Newly-released images from the Daniel K. Inouye Solar Telescope in Hawaii show the Sun’s surface in remarkable, unprecedented detail.

The National Science Foundation telescope, which is on the summit of Haleakala, Maui, is giving scientists new insight into the Sun. “The images show a pattern of turbulent ‘boiling’ plasma that covers the entire Sun,” said the National Science Foundation, in a statement. “The cell-like structures — each about the size of Texas — are the signature of violent motions that transport heat from the inside of the Sun to its surface.”

Scientists say that the telescope will boost our knowledge of how solar storms, for example, impact Earth. Solar, or geomagnetic, storms are disturbances in Earth’s magnetosphere or magnetic field caused by changes in solar wind. The largest of these storms are associated with solar coronal mass ejections (CMEs), huge expulsions of plasma and magnetic field from the Sun’s corona, or outer atmosphere.


A cropped section of the Inouye Solar Telescope’s first light image of the Sun's surface. (NSO/AURA/NSF)

“Since NSF began work on this ground-based telescope, we have eagerly awaited the first images,” said France Córdova, NSF director, in the statement. “We can now share these images and videos, which are the most detailed of our Sun to date. NSF’s Inouye Solar Telescope will be able to map the magnetic fields within the Sun’s corona, where solar eruptions occur that can impact life on Earth. This telescope will improve our understanding of what drives space weather and ultimately help forecasters better predict solar storms.”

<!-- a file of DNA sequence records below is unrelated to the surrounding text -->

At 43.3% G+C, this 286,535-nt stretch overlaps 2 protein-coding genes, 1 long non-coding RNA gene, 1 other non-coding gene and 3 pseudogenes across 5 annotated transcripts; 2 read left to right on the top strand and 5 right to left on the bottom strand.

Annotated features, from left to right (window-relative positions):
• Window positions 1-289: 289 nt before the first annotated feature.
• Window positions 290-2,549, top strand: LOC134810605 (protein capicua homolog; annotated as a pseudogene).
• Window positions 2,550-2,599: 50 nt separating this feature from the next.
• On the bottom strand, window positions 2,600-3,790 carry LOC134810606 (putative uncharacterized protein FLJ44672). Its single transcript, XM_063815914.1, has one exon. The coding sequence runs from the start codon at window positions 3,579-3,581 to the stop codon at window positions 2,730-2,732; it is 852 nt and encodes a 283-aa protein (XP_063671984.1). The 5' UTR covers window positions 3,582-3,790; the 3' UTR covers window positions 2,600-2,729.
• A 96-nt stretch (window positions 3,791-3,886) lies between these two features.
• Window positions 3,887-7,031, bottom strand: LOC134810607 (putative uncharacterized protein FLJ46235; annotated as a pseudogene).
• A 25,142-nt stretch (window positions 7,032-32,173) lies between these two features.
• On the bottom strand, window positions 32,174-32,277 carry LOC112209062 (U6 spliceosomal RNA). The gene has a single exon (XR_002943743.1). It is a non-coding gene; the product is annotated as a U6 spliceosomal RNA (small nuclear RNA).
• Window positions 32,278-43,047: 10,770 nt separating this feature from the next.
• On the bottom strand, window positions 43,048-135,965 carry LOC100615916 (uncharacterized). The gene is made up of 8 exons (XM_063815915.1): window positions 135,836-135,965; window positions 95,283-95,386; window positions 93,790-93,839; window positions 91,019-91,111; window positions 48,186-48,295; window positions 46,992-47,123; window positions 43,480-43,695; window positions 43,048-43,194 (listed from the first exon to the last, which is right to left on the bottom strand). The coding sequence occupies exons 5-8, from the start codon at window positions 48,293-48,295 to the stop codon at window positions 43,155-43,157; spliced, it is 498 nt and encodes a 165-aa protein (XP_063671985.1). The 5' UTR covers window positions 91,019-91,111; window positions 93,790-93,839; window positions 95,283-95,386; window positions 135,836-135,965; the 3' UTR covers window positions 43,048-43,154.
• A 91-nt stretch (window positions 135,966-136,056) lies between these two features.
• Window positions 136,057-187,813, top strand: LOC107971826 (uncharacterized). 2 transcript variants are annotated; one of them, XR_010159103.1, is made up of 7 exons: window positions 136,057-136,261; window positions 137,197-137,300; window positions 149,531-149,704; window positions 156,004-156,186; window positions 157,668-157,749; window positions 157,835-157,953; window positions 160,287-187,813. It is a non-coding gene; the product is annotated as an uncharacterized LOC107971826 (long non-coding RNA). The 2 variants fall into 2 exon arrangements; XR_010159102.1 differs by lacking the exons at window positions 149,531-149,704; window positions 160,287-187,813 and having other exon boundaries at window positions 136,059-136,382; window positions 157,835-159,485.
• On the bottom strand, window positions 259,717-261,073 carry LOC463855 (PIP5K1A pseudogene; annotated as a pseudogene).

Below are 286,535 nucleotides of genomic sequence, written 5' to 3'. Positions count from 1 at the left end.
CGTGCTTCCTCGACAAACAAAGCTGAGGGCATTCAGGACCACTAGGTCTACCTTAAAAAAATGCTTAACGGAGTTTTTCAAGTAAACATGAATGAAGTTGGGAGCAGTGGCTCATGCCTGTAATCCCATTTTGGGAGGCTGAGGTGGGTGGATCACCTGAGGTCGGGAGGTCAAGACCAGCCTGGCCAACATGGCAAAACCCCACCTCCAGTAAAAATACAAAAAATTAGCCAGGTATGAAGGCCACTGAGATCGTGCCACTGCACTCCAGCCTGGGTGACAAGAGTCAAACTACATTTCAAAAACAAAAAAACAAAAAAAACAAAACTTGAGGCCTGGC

Scientists have been learning more about Earth’s star in recent years. In the early hours of Aug. 12, 2018, NASA’s Parker Solar Probe blasted off from Cape Canaveral Air Force Station atop a United Launch Alliance Delta IV rocket on its audacious journey to the Sun.

The $1.5 billion mission has taken humanity closer to the Sun than ever before and the probe is helping scientists shed new light on the star.


This image captured by the Daniel K. Inouye Solar Telescope in Hawaii is the highest-resolution image of the Sun's surface ever taken, according to the National Science Foundation. (NSO/AURA/NSF)

On its closest approach in 2024, the probe will be traveling at approximately 430,000 mph, setting a new speed record for a man-made object.

The Associated Press contributed to this article.

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